Free digital copy
Get Speciality Food magazine delivered to your inbox FREEGet your free copy
Cheese tastings have been an unfortunate casualty of the Covid-19 pandemic, but savvy cheesemongers can still get their products in front of customers by taking their talks online.
Virtual tastings and events not only offer cheese sellers an excellent opportunity to maintain their hard-earned relationships with customers and the perfect platform to share their expertise, but they can also become a viable income stream for their business.
Hosting a virtual tasting for the first time can be intimidating – after all, new technologies can be tricky to learn – and the logistics involved with sending out dozens of packages of cheese is significant. But for those willing to take the plunge, the payoff can be game changing.
Gemma Williams of The Little Cheesemonger had never held an online event before the pandemic hit, and she admits that if it wasn’t for Covid-19, she never would have ventured into digital tastings. “At first I felt really uncomfortable,” Gemma says, but after holding her first event she was surprised by how simple it was. “I think they’re actually easier to do than a public event.”
Without the chattering and organising of attendees, Gemma found the events ran more smoothly. Svetlana Kukharchuk, who runs The Cheese Lady, agreed that online tastings are generally easier to run. “Everybody is in their home, they feel very relaxed, and they don’t need to drive.”
Plus, in virtual events other experts can join a talk just by dialling in. “For the majority of my events, I like to partner up with another expert in their field,” Svetlana says.
“You could do everything by yourself if you wanted to, but it would get repetitive,” adds Gemma.
As well as keeping tastings interesting and taking some of the presenting pressure off of yourself, teaming up with cheesemakers, vintners or suppliers of cheeseboard pairings such as chutneys and crackers will add more value for your customers. Stephen Fleming of George & Joseph, who has adapted virtual tastings into his business model, says that attendees appreciate hearing from the people behind the cheese, wine and other foods they’re tasting.
“Customers in the call really love hearing from a real live cheesemaker,” he says. “It gives a bit more interest, and makes it less of a lecture and more of an interactive event.”
At a virtual event, conversations don’t flow as naturally as they do at an in-person tasting, so preparation is even more important. “It’s a different delivery mechanism to doing it in person because you haven’t got the interaction of having everyone in the same room and people chatting with each other,” Stephen explains. “I’ve had to do more preparation for online events, because there’s more of me talking than there would be in a room.”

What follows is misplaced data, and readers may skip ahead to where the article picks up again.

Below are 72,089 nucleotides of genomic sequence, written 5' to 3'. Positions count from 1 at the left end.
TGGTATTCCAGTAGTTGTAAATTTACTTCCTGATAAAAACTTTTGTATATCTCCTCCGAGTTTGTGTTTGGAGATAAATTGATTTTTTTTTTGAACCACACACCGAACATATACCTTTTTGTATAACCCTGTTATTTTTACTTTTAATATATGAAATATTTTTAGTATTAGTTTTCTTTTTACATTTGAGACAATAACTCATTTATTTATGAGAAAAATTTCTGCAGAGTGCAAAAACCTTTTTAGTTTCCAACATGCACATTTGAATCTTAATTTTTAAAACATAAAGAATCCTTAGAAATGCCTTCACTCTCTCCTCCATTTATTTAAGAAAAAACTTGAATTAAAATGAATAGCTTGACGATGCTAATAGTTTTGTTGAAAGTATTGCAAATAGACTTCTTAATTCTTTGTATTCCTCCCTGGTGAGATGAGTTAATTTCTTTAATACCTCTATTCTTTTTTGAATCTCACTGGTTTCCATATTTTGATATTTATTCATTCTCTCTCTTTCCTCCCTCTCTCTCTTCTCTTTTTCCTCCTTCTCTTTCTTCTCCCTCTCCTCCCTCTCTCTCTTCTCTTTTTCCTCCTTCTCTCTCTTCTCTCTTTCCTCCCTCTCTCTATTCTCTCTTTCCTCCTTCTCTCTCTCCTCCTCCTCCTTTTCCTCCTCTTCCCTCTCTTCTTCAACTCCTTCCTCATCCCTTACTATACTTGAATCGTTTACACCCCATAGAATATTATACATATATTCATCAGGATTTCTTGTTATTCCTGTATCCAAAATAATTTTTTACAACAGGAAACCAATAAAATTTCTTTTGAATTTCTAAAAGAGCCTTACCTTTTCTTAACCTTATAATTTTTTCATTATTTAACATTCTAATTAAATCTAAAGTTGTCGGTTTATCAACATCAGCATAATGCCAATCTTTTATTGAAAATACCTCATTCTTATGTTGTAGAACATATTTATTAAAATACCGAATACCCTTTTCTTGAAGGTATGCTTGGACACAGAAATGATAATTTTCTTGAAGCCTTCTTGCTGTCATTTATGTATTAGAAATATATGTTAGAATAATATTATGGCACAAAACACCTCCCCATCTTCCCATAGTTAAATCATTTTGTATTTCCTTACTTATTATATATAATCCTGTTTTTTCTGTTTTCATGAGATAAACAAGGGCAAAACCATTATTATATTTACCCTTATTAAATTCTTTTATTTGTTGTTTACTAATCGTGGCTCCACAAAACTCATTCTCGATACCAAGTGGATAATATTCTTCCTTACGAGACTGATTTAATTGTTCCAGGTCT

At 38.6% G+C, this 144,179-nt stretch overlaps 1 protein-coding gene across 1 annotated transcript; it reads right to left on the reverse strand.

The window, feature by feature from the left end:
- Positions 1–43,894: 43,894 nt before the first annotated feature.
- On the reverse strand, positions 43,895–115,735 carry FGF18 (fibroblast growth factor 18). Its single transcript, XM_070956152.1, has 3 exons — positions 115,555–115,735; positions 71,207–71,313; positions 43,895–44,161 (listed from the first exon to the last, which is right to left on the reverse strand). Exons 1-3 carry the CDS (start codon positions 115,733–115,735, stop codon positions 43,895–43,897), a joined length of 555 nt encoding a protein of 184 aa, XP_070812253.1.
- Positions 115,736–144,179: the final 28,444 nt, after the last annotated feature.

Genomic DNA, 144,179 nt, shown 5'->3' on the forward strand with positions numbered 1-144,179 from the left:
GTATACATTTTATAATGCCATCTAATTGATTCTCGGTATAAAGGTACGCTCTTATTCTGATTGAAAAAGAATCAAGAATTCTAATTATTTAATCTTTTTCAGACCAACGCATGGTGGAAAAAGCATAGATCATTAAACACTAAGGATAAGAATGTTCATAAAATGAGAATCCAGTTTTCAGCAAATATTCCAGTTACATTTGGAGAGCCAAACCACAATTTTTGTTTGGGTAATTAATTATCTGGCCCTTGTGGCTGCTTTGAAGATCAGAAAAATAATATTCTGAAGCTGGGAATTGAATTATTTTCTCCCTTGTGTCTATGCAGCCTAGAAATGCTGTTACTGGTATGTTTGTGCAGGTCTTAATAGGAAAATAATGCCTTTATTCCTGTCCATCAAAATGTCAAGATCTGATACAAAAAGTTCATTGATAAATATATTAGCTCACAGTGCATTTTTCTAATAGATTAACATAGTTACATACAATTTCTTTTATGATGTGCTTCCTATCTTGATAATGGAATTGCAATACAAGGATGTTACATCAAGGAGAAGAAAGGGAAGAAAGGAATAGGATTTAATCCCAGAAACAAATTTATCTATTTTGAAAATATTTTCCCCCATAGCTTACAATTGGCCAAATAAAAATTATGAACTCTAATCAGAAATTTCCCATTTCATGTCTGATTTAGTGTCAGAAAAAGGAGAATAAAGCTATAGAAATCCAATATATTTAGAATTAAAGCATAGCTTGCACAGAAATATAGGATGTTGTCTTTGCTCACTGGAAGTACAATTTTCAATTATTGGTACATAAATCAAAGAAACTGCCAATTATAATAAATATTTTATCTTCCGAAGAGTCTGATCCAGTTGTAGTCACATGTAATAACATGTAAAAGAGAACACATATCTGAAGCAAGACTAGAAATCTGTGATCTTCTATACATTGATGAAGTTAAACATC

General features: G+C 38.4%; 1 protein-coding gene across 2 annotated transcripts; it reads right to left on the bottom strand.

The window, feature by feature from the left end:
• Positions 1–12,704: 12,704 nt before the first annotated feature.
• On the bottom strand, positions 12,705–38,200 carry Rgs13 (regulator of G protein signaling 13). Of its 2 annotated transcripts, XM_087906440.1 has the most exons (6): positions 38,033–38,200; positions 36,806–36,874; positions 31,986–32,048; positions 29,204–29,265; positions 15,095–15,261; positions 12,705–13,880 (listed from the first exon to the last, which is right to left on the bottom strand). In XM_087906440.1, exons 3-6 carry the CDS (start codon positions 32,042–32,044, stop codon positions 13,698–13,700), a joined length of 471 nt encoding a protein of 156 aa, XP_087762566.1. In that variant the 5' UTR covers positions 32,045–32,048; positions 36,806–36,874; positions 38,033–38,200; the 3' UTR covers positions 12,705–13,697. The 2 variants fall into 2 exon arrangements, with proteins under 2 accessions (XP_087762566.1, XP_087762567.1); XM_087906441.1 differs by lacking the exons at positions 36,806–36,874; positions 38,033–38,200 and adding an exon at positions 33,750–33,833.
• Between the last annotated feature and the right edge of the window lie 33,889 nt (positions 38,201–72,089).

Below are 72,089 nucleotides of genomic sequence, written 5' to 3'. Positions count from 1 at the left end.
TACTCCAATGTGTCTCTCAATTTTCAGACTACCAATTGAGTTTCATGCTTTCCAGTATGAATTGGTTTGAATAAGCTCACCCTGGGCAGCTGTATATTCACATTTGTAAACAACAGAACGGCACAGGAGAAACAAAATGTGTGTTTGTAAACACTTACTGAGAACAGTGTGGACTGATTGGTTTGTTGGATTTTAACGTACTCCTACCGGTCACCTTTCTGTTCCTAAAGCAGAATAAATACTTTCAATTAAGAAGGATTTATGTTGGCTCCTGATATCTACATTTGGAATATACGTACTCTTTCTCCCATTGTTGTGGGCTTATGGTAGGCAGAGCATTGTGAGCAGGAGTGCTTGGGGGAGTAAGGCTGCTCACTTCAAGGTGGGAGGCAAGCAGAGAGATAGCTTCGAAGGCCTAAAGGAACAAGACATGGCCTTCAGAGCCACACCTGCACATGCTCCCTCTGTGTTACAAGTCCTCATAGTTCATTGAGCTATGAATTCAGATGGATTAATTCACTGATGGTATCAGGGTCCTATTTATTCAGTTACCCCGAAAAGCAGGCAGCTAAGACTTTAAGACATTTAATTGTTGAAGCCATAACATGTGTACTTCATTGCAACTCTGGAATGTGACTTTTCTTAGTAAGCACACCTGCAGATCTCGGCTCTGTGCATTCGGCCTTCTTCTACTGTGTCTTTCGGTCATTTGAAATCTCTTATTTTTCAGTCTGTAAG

Patricia Michelson, owner of La Fromagerie, agrees. “Don’t go off on a limb. Choose a subject that you know about,” she suggests. “Stopping and starting and umming and ahhing does not go well in tutorials. You’ve got to have that flow going. You’ve got to know your subject and your cheese inside out.”
Patricia recommends running a few practice sessions to feel your way around the new format and writing down notes ahead of the event. “Detailed preparation, good notes, and then you’re off,” she says.
Logistics can also pose a challenge if careful preparation is not undertaken. Svetlana says partnering up with a good courier is invaluable. “Some of them have been a big letdown, and they don’t want to deal with perishables, so you just have to find a courier that is reliable,” she says.
But even with a good courier on board, things may still go wrong. “You just have to be prepared for that,” Svetlana says. “Logistic companies weren’t ready for something like this, quite frankly,” Patricia adds. “I think logistics have to be rethought now.”
In France, she says Chronopost, which is part of delivery giant DPD, offers tailor-made parcel delivery for food products. “All the chilled stuff, like cheese, meat, fish, all of that can then go overnight, and be much safer rather than an overnight courier, which is ambient,” Patricia explains.
“If you had proper logistics in place it would make it much better, and if online is going to be big, we need to address that,” she says.
Although there are still some details to iron out with virtual tastings, they offer a fantastic opportunity for those cheesemongers who are willing to try something new to grow their customer base. “I never used any kind of visual technology until this year, but it’s been great,” Svetlana says. “I feel like now the horizons have expanded for us.”
• Gemma Williams, The Little Cheesemonger: “Don’t be too frightened of it. Technology can be unnerving to people, but it’s actually probably easier than they think it’s going to be.”
• Andy Swinscoe, The Courtyard Dairy: “Think about how you can streamline. If tastings sell out, I tend to run another one on the same week of exactly the same tasting.”
• Patricia Michelson, La Fromagerie: “When you dial in, introduce yourself and set out a few housekeeping tips, like ‘turn off your microphone when I’m talking’ and ‘when you want to ask a question, either put your hand up or put a message in the comment box’.”